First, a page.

“I actually wanted to go to the protest when I heard about it,” IDF Lt. M. Eretz said. “But I heard it was going to be on Aza Road and I thought, no way am I going all the way to Jerusalem for that. But lucky for me, they came here!”

“It was like something out of a horror movie,” recounted Hamas fighter Salim al-Rabat. “They kept climbing up the fence and pushing forward while shouting ‘DE-MO-KRAT-YA!’ What do we know from democratiya? We tried shooting them, but they just kept blocking the shots with effigies of Israeli politicians that they charged at us with like battering rams. My buddy Omar got beaten unconscious with a Miri Regev with devil horns and a goatee!”
Two Years Ago, the American Military Recognized That Israel Is in the Middle East
On Thursday, the U.S. Secretary of Defense Lloyd Austin is expected to arrive in the Jewish state for his second visit to the region since assuming office. His tenure has seen closer cooperation between the IDF and the American military, as a result of the Pentagon’s decision in 2020 to place Israel in the area of responsibility of its Central Command (CENTCOM)—which includes the Middle East and Afghanistan—rather than its European Command. David Levy and Shay Shabtai survey the effects of this change:

Security cooperation with Arab states, multinational exercises, and frequent visits by the CENTCOM commander are all indications of Jerusalem’s deepening role as a regional power.

The long-term implications of Israel’s shift to CENTCOM have yet to reveal themselves. However, at the second anniversary of the shift, some effects are already evident. Israel will now participate in CENTCOM’s review and updating of Middle East Concept of Operations, or war plans. CENTCOM will help sway Arab states into allowing the Israeli Air Force to use their airspace to conduct distant operations. Future operations may even include refueling and other logistics support in these states.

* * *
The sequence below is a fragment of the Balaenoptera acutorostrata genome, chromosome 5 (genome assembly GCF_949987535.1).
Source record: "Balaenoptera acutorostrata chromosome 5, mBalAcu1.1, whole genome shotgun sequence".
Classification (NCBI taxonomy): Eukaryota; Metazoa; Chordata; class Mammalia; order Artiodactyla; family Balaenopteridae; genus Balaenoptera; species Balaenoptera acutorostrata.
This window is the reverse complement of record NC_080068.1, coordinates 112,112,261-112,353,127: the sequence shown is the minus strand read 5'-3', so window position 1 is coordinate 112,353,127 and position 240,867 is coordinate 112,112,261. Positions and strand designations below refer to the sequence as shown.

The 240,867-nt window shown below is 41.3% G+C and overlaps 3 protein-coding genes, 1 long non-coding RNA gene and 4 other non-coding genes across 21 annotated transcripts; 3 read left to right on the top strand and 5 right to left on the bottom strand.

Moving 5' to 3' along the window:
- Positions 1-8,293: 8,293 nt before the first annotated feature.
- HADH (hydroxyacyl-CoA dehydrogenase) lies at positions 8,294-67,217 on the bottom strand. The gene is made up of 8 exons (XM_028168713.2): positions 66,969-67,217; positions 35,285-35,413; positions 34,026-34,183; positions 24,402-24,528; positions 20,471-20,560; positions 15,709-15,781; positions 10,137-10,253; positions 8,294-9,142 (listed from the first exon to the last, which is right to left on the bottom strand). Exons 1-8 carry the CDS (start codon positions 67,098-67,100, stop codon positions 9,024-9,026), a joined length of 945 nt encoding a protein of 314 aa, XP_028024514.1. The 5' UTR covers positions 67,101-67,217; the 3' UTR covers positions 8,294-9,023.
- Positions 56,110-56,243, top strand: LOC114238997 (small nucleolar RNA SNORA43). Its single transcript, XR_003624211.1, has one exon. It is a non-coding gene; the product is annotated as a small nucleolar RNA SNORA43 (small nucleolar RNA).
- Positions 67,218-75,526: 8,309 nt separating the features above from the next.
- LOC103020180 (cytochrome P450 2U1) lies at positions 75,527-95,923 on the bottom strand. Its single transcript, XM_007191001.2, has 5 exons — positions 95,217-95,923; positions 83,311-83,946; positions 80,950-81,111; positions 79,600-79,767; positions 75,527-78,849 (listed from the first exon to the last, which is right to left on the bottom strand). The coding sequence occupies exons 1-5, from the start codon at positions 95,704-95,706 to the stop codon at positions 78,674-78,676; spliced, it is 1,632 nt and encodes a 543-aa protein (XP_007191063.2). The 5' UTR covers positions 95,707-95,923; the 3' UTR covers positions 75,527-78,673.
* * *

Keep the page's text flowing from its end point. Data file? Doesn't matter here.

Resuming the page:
In November, Israel and the U.S. held a joint exercise that drilled in long-range strike capability and inflight refueling. Potential adversaries, like Iran, recognize the capabilities displayed and the message sent by such exercises. Earlier this year, the IDF participated in the massive U.S.-led International Maritime Exercise (IMX) hosted in Bahrain. Through these exercises, the IDF is learning to work in a multinational force with other USCENTCOM partners. On a personal level, IDF personnel have and will continue to have positive interactions with the personnel of the U.S. and Arab militaries.

As Levy and Shabtay explain, there are very concrete advantages as well, such as the integration of the sophisticated missile-defense systems used by both countries. For instance, the electronic sensors of an American vessel in the Persian Gulf could detect a missile launched toward Israel and immediately pass the information to Israeli anti-missile batteries, making a successful interception more likely.
IDF shows off new Merkava tanks in military drill on northern border

Israel engaging 4 Muslim nations to expand Abraham Accords
Israel is working to expand the Abraham Accords with four other nations, Israel Hayom learned this week.

Sources said that Foreign Minister Eli Cohen was working to normalize ties with Mauritania, Somalia, Niger and Indonesia.